For 800 years the people of France gave the world a great gift. For 800 years countless millions experienced its transcendent beauty. Then, in an afternoon, it was gone — gutted by fire. We watched it burn, and across the whole of Christendom men and women were surprised by the extent of their grief.
In the days and weeks that follow, people will share their stories about Notre Dame. Here’s mine. On March 9, 1996, I walked into the great cathedral on the morning of my wedding day. The gravity of the moment was starting to sink in, and I wanted a place to pray. We Protestants are accustomed to thinking of the great cathedrals of Europe mainly as tourist attractions — as beautiful historical buildings and not as actual, living churches. That morning changed my heart.
It was too early for most tourists to arrive, so I walked past other worshipers, men and women on their knees before the Lord. I knelt also. I asked God’s blessing on my wedding, on my marriage, and on the children we hoped to have. In that moment, I felt the presence of God, but I also felt something else — for a moment I was staggered at the thought of the sheer number of people who’d knelt in this same spot and asked God for these same good things. I felt more connected to the larger body of Christ than I’d ever felt before.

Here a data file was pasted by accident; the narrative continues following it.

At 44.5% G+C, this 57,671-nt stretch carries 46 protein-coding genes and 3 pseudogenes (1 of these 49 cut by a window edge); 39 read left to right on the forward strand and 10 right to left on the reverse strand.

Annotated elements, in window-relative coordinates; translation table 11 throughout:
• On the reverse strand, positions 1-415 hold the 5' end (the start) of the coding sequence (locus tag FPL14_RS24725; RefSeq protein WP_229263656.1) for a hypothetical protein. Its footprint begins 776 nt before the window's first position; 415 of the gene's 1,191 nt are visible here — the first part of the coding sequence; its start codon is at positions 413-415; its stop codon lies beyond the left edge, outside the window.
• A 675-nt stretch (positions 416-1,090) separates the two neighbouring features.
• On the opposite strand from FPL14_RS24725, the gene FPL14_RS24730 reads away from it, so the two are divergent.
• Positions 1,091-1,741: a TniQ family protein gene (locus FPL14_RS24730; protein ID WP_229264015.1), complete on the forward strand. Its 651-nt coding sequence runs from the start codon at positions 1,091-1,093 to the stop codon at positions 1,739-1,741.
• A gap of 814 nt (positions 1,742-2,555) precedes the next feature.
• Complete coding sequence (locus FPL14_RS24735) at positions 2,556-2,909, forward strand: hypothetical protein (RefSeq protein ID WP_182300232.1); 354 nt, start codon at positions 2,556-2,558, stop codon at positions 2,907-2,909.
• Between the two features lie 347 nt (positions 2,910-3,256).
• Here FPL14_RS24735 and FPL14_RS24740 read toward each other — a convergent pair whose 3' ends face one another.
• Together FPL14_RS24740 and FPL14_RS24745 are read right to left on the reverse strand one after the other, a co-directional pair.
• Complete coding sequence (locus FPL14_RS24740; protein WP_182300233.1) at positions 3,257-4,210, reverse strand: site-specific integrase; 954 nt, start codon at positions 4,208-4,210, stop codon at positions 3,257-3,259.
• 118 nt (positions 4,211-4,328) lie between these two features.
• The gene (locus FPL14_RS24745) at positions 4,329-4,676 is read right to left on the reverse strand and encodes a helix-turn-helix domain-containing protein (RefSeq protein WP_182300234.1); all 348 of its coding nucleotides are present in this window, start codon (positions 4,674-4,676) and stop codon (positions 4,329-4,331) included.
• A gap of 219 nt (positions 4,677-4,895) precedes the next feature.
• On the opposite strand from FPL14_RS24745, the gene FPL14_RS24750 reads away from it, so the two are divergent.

The Notre Dame I visited wasn’t just a beautiful building. It wasn’t just a marvel of medieval architecture. And it wasn’t just the center of the French nation — the place where kings and emperors were crowned. It was a symbol of an enduring church and God’s enduring presence. France will feel its loss more than it now understands. We all will.
I grew up familiar with the arguments against the great cathedrals. The expense, in poor cultures where most people struggled just to live, was staggering. Some viewed their very existence more as an assertion of the church’s earthly power than as a mark of the church’s eternal devotion. Over time, however, I came to a different view. Yes, I know all mortal endeavors are tainted by mixed motives, and no man is truly pure in heart, but it is a wondrous thing to devote such immense effort and immense talent into glorifying God.
As I write this post, we don’t yet know how much of the great cathedral will still stand when the fires go cold. Already there is talk of rebuilding, of making it magnificent again. But the cathedral that once was is gone forever. That much we know. But in loss perhaps there is a measure of hope. God often moves in times of grief, and as Christians mourn Notre Dame’s loss, perhaps some will take this moment to remember Notre Dame’s true purpose. And perhaps they’ll remember the words of the prophet Jeremiah, written at another time of unspeakable earthly loss — the fall of the Holy City of Jerusalem — “The steadfast love of the Lord never ceases; his mercies never come to an end. They are new every morning. Great is your faithfulness.”